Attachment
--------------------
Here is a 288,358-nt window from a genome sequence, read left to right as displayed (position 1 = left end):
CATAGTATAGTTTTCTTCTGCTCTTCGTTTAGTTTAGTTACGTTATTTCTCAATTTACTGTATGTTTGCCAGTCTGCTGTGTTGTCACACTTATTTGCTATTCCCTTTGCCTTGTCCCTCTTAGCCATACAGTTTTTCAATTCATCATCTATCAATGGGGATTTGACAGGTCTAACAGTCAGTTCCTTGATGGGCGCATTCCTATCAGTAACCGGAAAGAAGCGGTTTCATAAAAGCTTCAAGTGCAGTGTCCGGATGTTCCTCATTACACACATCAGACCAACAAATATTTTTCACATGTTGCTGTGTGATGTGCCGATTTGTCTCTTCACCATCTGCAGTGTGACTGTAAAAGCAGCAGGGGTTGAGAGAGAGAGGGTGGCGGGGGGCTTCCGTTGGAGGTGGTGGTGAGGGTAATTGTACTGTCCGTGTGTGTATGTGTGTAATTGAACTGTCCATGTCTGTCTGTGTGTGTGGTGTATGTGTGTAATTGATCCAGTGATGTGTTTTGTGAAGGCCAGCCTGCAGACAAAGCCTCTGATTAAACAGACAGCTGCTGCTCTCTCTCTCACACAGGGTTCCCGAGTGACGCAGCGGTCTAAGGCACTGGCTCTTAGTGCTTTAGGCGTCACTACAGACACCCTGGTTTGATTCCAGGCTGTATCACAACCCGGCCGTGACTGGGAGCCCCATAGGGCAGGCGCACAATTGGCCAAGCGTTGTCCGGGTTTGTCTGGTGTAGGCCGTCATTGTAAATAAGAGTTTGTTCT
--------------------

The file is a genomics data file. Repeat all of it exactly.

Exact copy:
Here is a 288,358-nt window from a genome sequence, read left to right as displayed (position 1 = left end):
CATAGTATAGTTTTCTTCTGCTCTTCGTTTAGTTTAGTTACGTTATTTCTCAATTTACTGTATGTTTGCCAGTCTGCTGTGTTGTCACACTTATTTGCTATTCCCTTTGCCTTGTCCCTCTTAGCCATACAGTTTTTCAATTCATCATCTATCAATGGGGATTTGACAGGTCTAACAGTCAGTTCCTTGATGGGCGCATTCCTATCAGTAACCGGAAAGAAGCGGTTTCATAAAAGCTTCAAGTGCAGTGTCCGGATGTTCCTCATTACACACATCAGACCAACAAATATTTTTCACATGTTGCTGTGTGATGTGCCGATTTGTCTCTTCACCATCTGCAGTGTGACTGTAAAAGCAGCAGGGGTTGAGAGAGAGAGGGTGGCGGGGGGCTTCCGTTGGAGGTGGTGGTGAGGGTAATTGTACTGTCCGTGTGTGTATGTGTGTAATTGAACTGTCCATGTCTGTCTGTGTGTGTGGTGTATGTGTGTAATTGATCCAGTGATGTGTTTTGTGAAGGCCAGCCTGCAGACAAAGCCTCTGATTAAACAGACAGCTGCTGCTCTCTCTCTCACACAGGGTTCCCGAGTGACGCAGCGGTCTAAGGCACTGGCTCTTAGTGCTTTAGGCGTCACTACAGACACCCTGGTTTGATTCCAGGCTGTATCACAACCCGGCCGTGACTGGGAGCCCCATAGGGCAGGCGCACAATTGGCCAAGCGTTGTCCGGGTTTGTCTGGTGTAGGCCGTCATTGTAAATAAGAGTTTGTTCT